LOS ANGELES -- KBLT, the city's highest-profile pirate radio station, fell victim to the federal government's relentless crackdown on unlicensed broadcasters this year when it was shut down by the FCC on Oct. 30.
KBLT was only the latest, though certainly one of the most prominent, of approximately 250 stations shut down by the Federal Communications Commission this year.
After a run-in with FCC workers at the site of the station's transmitter, KBLT operator Paige Jarrett was given the choice of surrendering her transmission equipment or paying a fine of $11,000.
She chose to surrender the equipment, the value of which she estimates at $500. The station, which featured regular DJ stints by the likes of former Minutemen/firehose bassist Mike Watt and Keith Morris, formerly of Black Flag and currently the Circle Jerks vocalist, has been silent since.
Jarrett said she had experienced a range of emotions over the bust.
"First it's shock, then it's anger, then it's sadness, then it's frustration. I really wasn't expecting it to happen," she said Thursday (Nov. 5).
Operated on a budget of less than $100 a month, KBLT, heard on FM frequency 104.7, played a variety of music, ranging from old-style country to drum 'n' bass, rock and jazz. Broadcasting seven days a week and 24 hours a day from the Silver Lake district, the station was rated Los Angeles' best by local weekly publications for the past two years.
"It's a very romantic idea," Jarrett said of pirate radio. "I think a lot of people wanted to do it, but didn't quite know how, so when they found out that it existed they wanted to be a part of it. I was very lucky. It was just a magnet, really, for all different types of people, a lot of different artistic people."
In June, for instance, funk-rockers Red Hot Chili Peppers played a live acoustic set on the station.
Jarrett said that she saw the shutdown as both a political/free speech issue and an anti-corporate issue. "You hear all the time about the homogenization or the conglomeratization of radio, and it's true," she said.
"There's a handful of companies that own the majority of radio stations across the country. That's why ... the modern rock station in New York sounds exactly the same as it does in Idaho. You'll hear the exact same songs every hour, and that's sick. It's not about good music, or cultivating artists; it's about having a quick hit; it's about money."
Jarrett, who is also a freelance journalist, ran pirate radio station KPBJ in San Francisco before moving to Los Angeles three years ago and launching KBLT. She said she did not know whether KBLT will rise from the ashes and go on the air again.
David Fiske, deputy director in the FCC's public affairs office, said he had no details Thursday (Nov. 5) about the KBLT bust. However, he added that the federal agency is continuing to crack down on pirate radio stations across the country. "We have an ongoing effort to shut down unlicensed stations, having done 250 in the last year," he said. "Most of them have been voluntary; some have been seizures."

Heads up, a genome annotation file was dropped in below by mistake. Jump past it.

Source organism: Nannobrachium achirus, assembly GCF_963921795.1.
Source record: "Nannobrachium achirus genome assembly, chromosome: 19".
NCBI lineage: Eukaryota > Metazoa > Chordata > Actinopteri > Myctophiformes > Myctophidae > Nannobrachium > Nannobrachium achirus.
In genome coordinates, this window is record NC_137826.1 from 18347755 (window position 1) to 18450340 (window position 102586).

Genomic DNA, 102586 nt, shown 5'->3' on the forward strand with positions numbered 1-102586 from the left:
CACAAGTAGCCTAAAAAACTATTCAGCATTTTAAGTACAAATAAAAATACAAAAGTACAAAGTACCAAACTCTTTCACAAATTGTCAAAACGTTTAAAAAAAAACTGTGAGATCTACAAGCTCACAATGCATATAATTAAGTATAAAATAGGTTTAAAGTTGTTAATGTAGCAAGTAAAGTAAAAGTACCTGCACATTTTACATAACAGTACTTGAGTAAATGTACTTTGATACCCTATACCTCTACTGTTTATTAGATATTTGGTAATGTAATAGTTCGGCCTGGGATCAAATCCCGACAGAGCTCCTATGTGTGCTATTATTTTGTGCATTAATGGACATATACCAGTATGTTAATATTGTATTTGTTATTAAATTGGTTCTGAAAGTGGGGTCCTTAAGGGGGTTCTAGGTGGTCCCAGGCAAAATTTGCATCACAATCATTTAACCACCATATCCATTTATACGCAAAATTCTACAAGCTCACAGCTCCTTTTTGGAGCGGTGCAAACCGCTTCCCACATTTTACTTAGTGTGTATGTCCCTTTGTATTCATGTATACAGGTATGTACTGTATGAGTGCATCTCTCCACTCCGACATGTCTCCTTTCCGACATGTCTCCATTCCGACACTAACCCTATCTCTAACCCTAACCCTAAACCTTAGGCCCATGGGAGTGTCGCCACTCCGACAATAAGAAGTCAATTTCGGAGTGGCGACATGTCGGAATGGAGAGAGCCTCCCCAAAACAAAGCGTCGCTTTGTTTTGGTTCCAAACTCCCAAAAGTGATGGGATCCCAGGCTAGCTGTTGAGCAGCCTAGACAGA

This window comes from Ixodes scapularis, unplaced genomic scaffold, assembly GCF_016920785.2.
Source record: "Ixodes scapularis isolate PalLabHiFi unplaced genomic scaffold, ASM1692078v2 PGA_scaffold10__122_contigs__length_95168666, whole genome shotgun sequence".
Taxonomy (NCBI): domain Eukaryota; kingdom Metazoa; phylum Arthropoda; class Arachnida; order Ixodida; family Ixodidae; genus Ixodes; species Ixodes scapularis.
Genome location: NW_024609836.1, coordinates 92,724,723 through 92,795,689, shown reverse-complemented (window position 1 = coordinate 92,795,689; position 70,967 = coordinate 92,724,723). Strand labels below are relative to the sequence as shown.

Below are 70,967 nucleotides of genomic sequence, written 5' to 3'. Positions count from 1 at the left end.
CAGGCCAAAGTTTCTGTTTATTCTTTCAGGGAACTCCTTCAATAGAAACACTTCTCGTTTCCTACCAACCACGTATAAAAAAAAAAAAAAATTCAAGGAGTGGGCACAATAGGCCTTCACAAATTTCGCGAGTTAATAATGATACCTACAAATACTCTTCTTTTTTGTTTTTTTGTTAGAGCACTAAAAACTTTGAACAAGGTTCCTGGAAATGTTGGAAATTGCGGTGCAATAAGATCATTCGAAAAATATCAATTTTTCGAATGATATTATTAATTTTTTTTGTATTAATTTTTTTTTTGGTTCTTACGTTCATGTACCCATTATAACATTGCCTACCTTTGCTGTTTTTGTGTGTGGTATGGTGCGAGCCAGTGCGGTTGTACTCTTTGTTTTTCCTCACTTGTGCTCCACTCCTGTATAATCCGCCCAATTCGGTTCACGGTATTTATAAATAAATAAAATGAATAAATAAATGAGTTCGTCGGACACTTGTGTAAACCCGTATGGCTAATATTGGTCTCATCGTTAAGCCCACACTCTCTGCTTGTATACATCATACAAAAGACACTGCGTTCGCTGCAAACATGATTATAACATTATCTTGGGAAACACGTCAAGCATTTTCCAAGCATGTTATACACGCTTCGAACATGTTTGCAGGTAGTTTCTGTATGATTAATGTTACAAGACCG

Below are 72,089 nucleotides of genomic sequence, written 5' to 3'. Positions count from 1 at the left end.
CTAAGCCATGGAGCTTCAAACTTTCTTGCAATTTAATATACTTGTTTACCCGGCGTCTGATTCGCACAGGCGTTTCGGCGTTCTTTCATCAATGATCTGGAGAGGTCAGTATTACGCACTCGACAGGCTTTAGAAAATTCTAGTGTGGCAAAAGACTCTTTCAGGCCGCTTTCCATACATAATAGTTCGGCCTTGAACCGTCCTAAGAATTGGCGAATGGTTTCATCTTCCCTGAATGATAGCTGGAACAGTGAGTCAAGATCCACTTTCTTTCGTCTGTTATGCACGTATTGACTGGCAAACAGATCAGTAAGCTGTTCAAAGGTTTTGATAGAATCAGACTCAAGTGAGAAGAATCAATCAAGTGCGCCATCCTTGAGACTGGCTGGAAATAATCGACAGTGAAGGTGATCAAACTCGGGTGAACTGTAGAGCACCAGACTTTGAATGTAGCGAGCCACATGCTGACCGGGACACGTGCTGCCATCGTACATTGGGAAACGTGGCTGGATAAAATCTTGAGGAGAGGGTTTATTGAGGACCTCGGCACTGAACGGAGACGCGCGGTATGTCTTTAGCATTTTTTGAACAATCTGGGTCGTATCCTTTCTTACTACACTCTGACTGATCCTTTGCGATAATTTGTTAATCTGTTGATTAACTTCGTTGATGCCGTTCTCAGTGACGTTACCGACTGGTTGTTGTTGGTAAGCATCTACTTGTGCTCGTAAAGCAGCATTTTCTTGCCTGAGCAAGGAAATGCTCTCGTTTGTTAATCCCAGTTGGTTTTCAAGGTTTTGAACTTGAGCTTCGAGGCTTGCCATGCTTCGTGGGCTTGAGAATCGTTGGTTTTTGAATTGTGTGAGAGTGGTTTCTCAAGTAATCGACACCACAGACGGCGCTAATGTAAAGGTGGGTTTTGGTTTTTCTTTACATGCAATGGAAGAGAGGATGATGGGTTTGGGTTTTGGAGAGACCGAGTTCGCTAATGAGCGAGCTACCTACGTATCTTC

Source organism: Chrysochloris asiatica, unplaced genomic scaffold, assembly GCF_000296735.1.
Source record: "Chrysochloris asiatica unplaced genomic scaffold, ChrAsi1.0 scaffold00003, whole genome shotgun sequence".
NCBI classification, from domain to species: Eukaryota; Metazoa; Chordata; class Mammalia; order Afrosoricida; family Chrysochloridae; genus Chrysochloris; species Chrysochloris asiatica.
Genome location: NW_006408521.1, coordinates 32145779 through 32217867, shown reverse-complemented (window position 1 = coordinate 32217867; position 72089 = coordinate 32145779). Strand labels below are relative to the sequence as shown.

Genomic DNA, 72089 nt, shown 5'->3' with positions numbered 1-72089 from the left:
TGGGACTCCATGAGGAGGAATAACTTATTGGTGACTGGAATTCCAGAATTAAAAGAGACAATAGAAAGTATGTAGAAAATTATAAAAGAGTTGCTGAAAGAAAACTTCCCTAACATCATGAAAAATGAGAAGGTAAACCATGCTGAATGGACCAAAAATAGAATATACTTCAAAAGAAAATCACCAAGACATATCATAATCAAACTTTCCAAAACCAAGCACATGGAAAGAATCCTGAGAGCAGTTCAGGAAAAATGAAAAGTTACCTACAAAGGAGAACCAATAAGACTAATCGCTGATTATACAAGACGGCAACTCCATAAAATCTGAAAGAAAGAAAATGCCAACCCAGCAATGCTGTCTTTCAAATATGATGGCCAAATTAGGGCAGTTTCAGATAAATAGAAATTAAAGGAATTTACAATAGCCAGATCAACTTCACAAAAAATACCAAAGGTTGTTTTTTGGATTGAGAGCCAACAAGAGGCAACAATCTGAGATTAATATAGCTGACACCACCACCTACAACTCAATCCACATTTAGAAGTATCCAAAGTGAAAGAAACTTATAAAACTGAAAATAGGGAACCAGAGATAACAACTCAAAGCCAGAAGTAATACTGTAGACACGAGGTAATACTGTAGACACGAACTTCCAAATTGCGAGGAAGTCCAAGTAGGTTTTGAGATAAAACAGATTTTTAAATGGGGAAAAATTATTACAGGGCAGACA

The FCC, which says it targets stations for shutdowns based on complaints as well as on their power levels, launched a full-fledged offensive against unlicensed broadcasters in Miami over the summer, shutting down 15 stations in the area, including 13 in the four-day stretch from July 27-31. It was deemed the largest single crackdown on pirate radio stations in U.S. history.
Jarrett said the first time she knew the FCC was onto KBLT was in July, when the agency visited KSCR, another L.A. pirate radio station, which was operating on the same frequency. She claimed the FCC workers visited the station thinking it was KBLT.
Upon hearing of this, Jarrett decided to take KBLT and its website down. The station was down for two and a half months while Jarrett worked with an engineer to build equipment that would be less easily traced. KBLT went back on the air Oct. 13.
Jarrett said the only indication that the FCC was again onto KBLT came a week ago, when the transmitter was turned off at its hidden site atop a Hollywood building. She and her engineer went over to the transmitter and simply turned it back on.
"We knew it had to be someone who knew the equipment to know that they didn't have to cut the cable to turn it off," she said. "They just opened the box and turned off the switch. We pretty much figured it was either the FCC or another radio engineer who was politely trying to tell us to stop without confronting us."
On Oct. 29, KBLT aired without incident, but the next morning at 11 a.m. the transmitter was again turned off. When Jarrett went to the transmission site, she encountered the FCC workers. Though the men only seized the transmitter, Jarrett said she suspects that the FCC will notify her that they know where the rest of KBLT's equipment is stored and attempt to seize that equipment as well.
"Every day I feel more and more doomed," she said, adding that she just heard of another bust in another state that demoralized her even more. Whether or not KBLT continues, she said, she hopes to raise public awareness of the free speech issues raised by the government crackdown on what she calls "radio by the people for the people."
"I want to have some kind of effect on a political or governmental level," Jarrett said, "because I think that we need to channel the community's support somehow. ... The DJs are definitely up for the fight."